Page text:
• Leroy, B., Meynard, C.N., Bellard, C. & F. Courchamp (2016) virtualspecies, an R package to generate virtual species distributions. Ecography, 39: 599-607, DOI:10.1111/ecog.01388


  • Albouy, C., Lasram, F. B. R., Guilhaumon, F., Velez, L., Meynard, C.N., Severine Boyer, S., Benestan, L., Mouquet, N., Douzery, E., Aznard, R., Troussellier, M., Somot, S., Leprieur, F., Le Loc’h F. & D. Mouillot (2015) FishMed: traits, phylogeny, current and projected species distribution of Mediterranean fishes, and environmental data. Ecology 96:2312–2313.
  • Latinne, A., Meynard, C. N., Herbreteau, V., Morand, S., Waengsothorn, S. & J. R. Michaux. (2015) Influence of past and future climate changes on the distribution of three Southeast Asian murine rodents. Journal of Biogeography, 42: 1714-1726. doi: 10.1111/jbi.12528.
  • Monsarrat, S., Pennino, M.G., Smith, T.D., Reeves, R.R., Meynard, C.N., Kaplan, D.M., & A.S.L. Rodrigues. (2015) Historical summer distribution of the endangered North Atlantic right whale (Eubalaena glacialis): a hypothesis based on environmental preferences of a congeneric species. Diversity & Distributions 21: 925-937. DOI: 10.1111/ddi.12314
  • Albouy, C., Leprieur, F., Le Loc’h, F., Mouquet, N., Meynard, C.N., Douzery, E.J.P. & D. Mouillot (2015) Projected impacts of climate warming on the functional and phylogenetic components of coastal Mediterranean fish biodiversity. Ecography, 38: 681-689. DOI: 10.1111/ecog.01254
  • Granger, V., Bez, N., Fromentin, J.M., Meynard, C.N., Jadaud, A. & B. Mérigot (2015) Mapping diversity indices: not a trivial issue. Methods in Ecology and Evolution 6: 688-696. doi: 10.1111/2041-210X.12357
  • Granger, V., Fromentin, J. M., Bez, N., Relini, G., Meynard, C. N., Gaertner, J. C., Maiorano, P., Garcia Ruiz, C., Follesa, C., Gristina, M., Peristeraki, P., Brind’Amour, A., Carbonara, P., Charilaou,C., Esteban, A., Jadaud, A., Joksimovic, A., Kallianiotis, A., Kolitari, J., Manfredi, C., Massuti, E., Mifsud, R., Quetglas, T., Refes, W., Sbrana, M., Vrgoc, N., Spedicato, M. T. & B. Mérigot. (2015) Large spatio-temporal monitoring highlights shift in Mediterranean fish diversity hotspots. Progress in Oceanography 130: 65-74. DOI: 10.1016/j.pocean.2014.10.002
  • Guilhaumon, F., Albouy, C., Claudet, J., Velez, L., Ben Rais Lasram, F., Tomasini, J.A., Douzery, E.J.P., Meynard, C.N., Mouquet, N., Araújo, M.B. & D. Mouillot (2015) Representing taxonomic, phylogenetic, and functional diversity : new challenges for Mediterranean marine protected areas. Diversity & Distributions, 21: 175-187. DOI: 10.1111/ddi.12280
  • Dufour, C. M. S., Meynard, C. N., Watson, J., Rioux, C., Benhamou, S., Perez, J., du Plessis, J. J., Avenant, N., Pillay, N. & G. Ganem (2015) Habitat selection and character displacement both shape spatial niche of co-occurring sister species. PlosOne 10: e0117750. doi:10.1371/journal.pone.0117750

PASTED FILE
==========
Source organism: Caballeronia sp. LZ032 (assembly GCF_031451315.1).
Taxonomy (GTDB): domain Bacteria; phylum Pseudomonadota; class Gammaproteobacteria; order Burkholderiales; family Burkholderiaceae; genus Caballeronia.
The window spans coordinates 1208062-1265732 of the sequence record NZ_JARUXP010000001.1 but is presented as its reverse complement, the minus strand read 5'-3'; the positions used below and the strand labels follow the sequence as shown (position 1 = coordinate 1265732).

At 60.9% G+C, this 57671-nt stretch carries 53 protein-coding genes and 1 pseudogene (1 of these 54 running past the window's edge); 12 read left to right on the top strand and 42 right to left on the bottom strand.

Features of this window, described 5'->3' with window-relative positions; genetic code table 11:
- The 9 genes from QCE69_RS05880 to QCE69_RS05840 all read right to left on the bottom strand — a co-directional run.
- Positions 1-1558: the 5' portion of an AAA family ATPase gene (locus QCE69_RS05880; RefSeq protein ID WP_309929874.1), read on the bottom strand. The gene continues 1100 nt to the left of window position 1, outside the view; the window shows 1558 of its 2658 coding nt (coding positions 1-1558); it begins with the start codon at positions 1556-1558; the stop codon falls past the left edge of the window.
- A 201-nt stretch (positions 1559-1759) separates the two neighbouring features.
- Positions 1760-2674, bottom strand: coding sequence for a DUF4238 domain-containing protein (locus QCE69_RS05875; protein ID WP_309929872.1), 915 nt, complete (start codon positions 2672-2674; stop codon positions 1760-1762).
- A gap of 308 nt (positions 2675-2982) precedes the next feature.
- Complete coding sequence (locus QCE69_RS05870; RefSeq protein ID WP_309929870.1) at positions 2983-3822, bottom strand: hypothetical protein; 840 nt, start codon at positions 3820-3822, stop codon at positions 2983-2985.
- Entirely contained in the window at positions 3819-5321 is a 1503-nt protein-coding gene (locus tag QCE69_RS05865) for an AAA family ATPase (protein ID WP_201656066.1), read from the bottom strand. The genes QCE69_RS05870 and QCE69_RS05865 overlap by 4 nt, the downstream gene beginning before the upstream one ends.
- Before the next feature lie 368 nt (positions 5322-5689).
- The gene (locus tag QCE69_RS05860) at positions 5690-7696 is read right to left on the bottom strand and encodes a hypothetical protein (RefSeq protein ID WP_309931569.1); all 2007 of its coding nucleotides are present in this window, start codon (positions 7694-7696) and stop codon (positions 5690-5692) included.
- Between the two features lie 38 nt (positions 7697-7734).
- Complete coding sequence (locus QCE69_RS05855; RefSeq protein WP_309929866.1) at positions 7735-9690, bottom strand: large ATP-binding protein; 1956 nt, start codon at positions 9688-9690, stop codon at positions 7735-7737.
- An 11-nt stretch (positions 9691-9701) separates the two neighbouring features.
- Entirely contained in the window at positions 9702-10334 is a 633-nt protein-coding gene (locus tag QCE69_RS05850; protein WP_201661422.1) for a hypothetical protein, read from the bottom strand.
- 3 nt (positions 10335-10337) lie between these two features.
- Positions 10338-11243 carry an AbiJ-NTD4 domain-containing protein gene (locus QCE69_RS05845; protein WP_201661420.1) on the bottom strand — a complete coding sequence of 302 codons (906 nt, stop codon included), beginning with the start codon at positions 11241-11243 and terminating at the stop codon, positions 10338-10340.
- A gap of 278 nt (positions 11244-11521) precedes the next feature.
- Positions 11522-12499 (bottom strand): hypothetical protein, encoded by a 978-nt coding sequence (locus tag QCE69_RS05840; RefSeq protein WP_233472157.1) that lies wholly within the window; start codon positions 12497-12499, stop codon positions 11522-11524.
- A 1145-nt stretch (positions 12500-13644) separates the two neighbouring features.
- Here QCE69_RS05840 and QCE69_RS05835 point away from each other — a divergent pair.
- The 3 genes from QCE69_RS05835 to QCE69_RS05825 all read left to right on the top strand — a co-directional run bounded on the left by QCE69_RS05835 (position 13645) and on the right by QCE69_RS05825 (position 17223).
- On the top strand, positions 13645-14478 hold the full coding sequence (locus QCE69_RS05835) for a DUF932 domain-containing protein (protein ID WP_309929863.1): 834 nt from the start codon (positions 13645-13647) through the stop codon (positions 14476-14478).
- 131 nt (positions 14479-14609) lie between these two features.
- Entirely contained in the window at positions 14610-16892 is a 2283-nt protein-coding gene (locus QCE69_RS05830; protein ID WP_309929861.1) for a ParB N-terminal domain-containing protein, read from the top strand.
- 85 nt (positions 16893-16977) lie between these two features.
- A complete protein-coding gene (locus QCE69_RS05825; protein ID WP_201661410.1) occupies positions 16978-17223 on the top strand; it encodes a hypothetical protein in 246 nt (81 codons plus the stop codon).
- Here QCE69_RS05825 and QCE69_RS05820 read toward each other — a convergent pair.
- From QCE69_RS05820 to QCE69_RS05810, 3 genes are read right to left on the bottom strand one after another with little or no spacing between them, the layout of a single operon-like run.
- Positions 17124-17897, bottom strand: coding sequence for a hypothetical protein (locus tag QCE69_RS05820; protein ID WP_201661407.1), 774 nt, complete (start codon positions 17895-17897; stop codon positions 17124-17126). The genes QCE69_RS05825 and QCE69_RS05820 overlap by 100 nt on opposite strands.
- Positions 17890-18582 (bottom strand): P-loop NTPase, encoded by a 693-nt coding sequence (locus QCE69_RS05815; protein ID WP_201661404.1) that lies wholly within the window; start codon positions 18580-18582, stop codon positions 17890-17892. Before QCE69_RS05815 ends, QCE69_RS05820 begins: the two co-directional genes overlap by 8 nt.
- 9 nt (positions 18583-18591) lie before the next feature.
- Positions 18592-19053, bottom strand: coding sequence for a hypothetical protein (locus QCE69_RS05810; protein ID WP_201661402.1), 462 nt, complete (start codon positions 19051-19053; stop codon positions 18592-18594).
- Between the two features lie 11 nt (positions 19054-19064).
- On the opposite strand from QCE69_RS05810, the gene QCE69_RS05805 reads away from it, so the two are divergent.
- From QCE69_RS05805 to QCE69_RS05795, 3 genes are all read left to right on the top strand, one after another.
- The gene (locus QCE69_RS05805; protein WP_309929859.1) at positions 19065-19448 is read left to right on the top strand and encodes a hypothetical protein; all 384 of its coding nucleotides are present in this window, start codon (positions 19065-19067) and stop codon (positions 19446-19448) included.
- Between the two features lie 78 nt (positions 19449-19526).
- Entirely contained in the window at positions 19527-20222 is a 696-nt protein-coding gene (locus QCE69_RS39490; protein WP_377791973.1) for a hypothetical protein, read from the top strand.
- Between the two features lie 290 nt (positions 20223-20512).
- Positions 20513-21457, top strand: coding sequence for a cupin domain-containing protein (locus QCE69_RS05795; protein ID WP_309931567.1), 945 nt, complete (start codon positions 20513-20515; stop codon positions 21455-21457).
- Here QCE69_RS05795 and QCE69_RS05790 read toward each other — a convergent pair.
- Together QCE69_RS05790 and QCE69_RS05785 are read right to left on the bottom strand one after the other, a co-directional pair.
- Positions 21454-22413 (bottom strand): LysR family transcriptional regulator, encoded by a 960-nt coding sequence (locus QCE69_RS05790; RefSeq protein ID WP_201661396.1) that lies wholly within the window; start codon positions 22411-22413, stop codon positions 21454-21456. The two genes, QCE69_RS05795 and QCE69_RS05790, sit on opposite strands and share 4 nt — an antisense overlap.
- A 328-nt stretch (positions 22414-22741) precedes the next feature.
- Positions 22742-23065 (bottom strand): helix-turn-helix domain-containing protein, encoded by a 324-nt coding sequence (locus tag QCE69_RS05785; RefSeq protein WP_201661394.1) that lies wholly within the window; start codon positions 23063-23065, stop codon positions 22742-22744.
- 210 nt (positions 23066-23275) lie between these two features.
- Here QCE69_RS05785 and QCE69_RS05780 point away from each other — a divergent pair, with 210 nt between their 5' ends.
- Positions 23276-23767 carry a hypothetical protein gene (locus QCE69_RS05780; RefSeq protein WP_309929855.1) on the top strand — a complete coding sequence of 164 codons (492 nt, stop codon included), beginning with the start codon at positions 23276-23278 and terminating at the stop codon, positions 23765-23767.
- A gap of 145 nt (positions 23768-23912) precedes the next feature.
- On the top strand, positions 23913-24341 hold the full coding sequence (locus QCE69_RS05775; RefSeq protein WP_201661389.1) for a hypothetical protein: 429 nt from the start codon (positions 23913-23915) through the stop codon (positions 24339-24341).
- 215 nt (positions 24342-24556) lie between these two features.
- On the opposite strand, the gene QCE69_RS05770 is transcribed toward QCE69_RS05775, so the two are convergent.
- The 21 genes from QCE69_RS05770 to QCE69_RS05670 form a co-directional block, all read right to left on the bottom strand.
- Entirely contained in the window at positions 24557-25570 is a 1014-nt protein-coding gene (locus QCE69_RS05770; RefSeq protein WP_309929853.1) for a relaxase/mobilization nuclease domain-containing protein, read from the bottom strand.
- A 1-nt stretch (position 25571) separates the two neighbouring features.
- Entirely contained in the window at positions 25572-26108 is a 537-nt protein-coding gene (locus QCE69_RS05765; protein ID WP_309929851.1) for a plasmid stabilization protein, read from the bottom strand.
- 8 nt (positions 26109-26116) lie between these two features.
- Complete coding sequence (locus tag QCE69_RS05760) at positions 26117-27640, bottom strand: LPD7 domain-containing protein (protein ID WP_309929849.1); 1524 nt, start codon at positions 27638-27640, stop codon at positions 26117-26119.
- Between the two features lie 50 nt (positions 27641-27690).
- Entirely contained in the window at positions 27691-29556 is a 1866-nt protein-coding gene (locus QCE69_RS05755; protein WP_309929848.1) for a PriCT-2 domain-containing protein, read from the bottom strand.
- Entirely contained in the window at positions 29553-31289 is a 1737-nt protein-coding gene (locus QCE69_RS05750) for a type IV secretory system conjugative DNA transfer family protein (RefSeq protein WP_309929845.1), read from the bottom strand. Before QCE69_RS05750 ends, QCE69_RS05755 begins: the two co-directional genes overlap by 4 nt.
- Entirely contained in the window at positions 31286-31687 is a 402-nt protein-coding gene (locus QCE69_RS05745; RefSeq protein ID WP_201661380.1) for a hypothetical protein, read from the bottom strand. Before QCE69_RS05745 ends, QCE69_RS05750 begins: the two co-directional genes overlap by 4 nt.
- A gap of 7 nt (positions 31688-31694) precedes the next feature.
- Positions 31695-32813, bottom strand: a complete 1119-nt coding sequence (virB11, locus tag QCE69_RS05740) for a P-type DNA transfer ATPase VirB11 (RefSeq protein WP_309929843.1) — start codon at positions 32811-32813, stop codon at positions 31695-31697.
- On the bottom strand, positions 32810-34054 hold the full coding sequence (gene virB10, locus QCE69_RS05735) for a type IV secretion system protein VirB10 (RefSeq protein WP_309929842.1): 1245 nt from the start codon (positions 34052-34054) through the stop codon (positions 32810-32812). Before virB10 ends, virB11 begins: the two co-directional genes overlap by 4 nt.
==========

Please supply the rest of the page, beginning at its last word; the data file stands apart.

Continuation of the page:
• Meynard, C. N., Soto-Gamboa, M., Heady III, P. A., & W. F. Frick. (2014) Bats of the Chilean temperate rainforest: patterns of landscape use in a mosaic of native forests, eucalyptus plantations and grasslands within a South American biodiversity hotspot. Biodiversity & Conservation 23: 1949-1963. DOI: 10.1007/s10531-014-0697-3
  • Monnet, A. C., Jiguet F., Meynard C. N., Mouillot D., Mouquet N., Thuiller W., Devictor V. (2014) Asynchrony of taxonomic, functional and phylogenetic diversity in birds. Global Ecology and Biogeography 23: 780-788. DOI: 10.1111/geb.12179


  • Meynard, C.N., A. Migeon & M. Navajas. (2013) Uncertainties in predicting species distributions under climate change: a case study using Tetranychus evansi (Acari: Tetranychidae). PLoS ONE 8: e66445. doi:10.1371/journal.pone.0066445.
  • Meynard C. N., Lavergne S., Boulangeat I., Garraud L., Van Es J., Mouquet N., and Thuiller W. (2013). Disentangling the drivers of metacommunity structure across spatial scales. Journal of Biogeography 40: 1560-1571. doi: 10.1111/jbi.12116
  • Moritz C., Meynard C.N., Devictor V., Guizien K., Labrune C., Guarini J.-M., Mouquet N. (2013) Disentangling the role of connectivity, the environment, and spatial structure in a marine metacommunity. Oikos 122: 1401-1410. doi: 10.1111/j.1600-0706.2013.00377.x
  • Meynard, C. N. & D. M. Kaplan (2013) Guest Editorial: Using virtual species to study species distributions and model performance. Journal of Biogeography 40: 1-8. DOI: 10.1111/jbi.12006


  • Meynard, C.N., Mouillot D., Mouquet N., Douzery E.J.P. (2012) A Phylogenetic Perspective on the Evolution of Mediterranean Teleost Fishes. PLoS ONE 7: e36443.
  • Meynard, C. N., Pillay, N., Perrigault, M., Caminade, P., Ganem, G. (2012) Assessment of environmental differentiation in the striped mouse (Rhabdomys sp.) over southern Africa: the influence of past climate change on current distributions. Ecology & Evolution 2: 1008-1023.
  • Mouquet, N.*, Devictor, V.*, Meynard, C. N.*, Munoz, F.*, Bersier, L. F., Chave, J., Couteron, P., Dalecky, A., Fontaine, C., Gravel, D., Hardy, O. J., Jabot, F., Lavergne, S., Leibold, M., Mouillot, D., Münkemüller, T., Pavoine, S., Prinzing, A., Rodrigues, A. S. L., Rohr, R. P., Thébault, E. & Thuiller, W. (2012) Ecophylogenetics: advances and perspectives. Biological Reviews 87: 769-785. *First four authors contributed equally to this manuscript.